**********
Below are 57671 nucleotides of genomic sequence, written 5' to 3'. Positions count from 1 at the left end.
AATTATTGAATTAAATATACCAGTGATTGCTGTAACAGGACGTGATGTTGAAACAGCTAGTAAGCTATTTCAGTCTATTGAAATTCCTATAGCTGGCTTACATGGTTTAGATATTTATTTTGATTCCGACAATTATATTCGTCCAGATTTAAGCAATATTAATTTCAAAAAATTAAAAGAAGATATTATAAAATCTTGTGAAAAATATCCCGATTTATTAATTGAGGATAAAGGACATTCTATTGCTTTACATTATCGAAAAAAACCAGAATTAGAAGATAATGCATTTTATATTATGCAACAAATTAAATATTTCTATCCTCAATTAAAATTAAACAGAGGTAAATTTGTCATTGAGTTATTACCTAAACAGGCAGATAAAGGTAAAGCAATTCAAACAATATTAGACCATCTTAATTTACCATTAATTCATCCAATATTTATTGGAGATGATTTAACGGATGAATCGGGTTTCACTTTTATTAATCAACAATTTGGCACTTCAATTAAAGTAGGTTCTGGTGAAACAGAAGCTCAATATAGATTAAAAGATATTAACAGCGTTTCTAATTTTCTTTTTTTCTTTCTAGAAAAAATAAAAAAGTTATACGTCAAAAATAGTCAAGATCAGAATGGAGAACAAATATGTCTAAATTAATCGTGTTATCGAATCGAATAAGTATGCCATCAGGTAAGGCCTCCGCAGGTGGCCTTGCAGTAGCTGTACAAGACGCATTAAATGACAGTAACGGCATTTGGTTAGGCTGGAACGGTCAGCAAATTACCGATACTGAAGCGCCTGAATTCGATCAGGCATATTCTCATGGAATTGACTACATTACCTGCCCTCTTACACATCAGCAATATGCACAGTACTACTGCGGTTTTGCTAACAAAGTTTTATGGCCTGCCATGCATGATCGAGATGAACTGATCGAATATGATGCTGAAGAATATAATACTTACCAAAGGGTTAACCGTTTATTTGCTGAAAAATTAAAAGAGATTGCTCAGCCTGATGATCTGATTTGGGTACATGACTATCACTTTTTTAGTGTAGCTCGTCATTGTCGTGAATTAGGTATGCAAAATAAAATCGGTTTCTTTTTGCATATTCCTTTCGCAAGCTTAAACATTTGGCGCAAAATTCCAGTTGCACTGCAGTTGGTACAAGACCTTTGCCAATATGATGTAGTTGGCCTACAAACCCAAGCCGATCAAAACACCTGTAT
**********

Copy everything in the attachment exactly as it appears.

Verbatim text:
Below are 57671 nucleotides of genomic sequence, written 5' to 3'. Positions count from 1 at the left end.
AATTATTGAATTAAATATACCAGTGATTGCTGTAACAGGACGTGATGTTGAAACAGCTAGTAAGCTATTTCAGTCTATTGAAATTCCTATAGCTGGCTTACATGGTTTAGATATTTATTTTGATTCCGACAATTATATTCGTCCAGATTTAAGCAATATTAATTTCAAAAAATTAAAAGAAGATATTATAAAATCTTGTGAAAAATATCCCGATTTATTAATTGAGGATAAAGGACATTCTATTGCTTTACATTATCGAAAAAAACCAGAATTAGAAGATAATGCATTTTATATTATGCAACAAATTAAATATTTCTATCCTCAATTAAAATTAAACAGAGGTAAATTTGTCATTGAGTTATTACCTAAACAGGCAGATAAAGGTAAAGCAATTCAAACAATATTAGACCATCTTAATTTACCATTAATTCATCCAATATTTATTGGAGATGATTTAACGGATGAATCGGGTTTCACTTTTATTAATCAACAATTTGGCACTTCAATTAAAGTAGGTTCTGGTGAAACAGAAGCTCAATATAGATTAAAAGATATTAACAGCGTTTCTAATTTTCTTTTTTTCTTTCTAGAAAAAATAAAAAAGTTATACGTCAAAAATAGTCAAGATCAGAATGGAGAACAAATATGTCTAAATTAATCGTGTTATCGAATCGAATAAGTATGCCATCAGGTAAGGCCTCCGCAGGTGGCCTTGCAGTAGCTGTACAAGACGCATTAAATGACAGTAACGGCATTTGGTTAGGCTGGAACGGTCAGCAAATTACCGATACTGAAGCGCCTGAATTCGATCAGGCATATTCTCATGGAATTGACTACATTACCTGCCCTCTTACACATCAGCAATATGCACAGTACTACTGCGGTTTTGCTAACAAAGTTTTATGGCCTGCCATGCATGATCGAGATGAACTGATCGAATATGATGCTGAAGAATATAATACTTACCAAAGGGTTAACCGTTTATTTGCTGAAAAATTAAAAGAGATTGCTCAGCCTGATGATCTGATTTGGGTACATGACTATCACTTTTTTAGTGTAGCTCGTCATTGTCGTGAATTAGGTATGCAAAATAAAATCGGTTTCTTTTTGCATATTCCTTTCGCAAGCTTAAACATTTGGCGCAAAATTCCAGTTGCACTGCAGTTGGTACAAGACCTTTGCCAATATGATGTAGTTGGCCTACAAACCCAAGCCGATCAAAACACCTGTAT